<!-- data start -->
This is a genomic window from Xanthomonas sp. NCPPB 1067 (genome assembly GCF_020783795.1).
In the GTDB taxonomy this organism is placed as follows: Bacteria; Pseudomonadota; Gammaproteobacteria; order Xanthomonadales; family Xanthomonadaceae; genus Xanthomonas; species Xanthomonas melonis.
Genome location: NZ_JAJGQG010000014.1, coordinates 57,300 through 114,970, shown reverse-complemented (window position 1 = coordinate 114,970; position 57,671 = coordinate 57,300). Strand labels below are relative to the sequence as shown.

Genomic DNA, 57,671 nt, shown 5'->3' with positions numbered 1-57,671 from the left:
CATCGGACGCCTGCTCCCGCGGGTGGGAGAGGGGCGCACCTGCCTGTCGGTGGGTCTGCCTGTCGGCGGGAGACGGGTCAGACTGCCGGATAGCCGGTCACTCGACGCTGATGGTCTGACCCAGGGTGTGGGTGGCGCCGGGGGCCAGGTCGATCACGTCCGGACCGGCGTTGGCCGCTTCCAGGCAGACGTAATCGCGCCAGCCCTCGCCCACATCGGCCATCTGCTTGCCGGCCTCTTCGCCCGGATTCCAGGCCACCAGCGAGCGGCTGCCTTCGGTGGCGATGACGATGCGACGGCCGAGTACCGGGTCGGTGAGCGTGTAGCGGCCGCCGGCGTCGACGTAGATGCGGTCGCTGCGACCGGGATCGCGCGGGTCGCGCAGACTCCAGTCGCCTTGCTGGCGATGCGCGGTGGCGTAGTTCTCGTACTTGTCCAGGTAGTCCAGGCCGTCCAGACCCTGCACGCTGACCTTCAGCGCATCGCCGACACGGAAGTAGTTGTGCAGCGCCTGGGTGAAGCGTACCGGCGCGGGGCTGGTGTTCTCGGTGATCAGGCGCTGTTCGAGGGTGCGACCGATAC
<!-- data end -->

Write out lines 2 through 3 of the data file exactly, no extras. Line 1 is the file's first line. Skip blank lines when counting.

In the GTDB taxonomy this organism is placed as follows: Bacteria; Pseudomonadota; Gammaproteobacteria; order Xanthomonadales; family Xanthomonadaceae; genus Xanthomonas; species Xanthomonas melonis.
Genome location: NZ_JAJGQG010000014.1, coordinates 57,300 through 114,970, shown reverse-complemented (window position 1 = coordinate 114,970; position 57,671 = coordinate 57,300). Strand labels below are relative to the sequence as shown.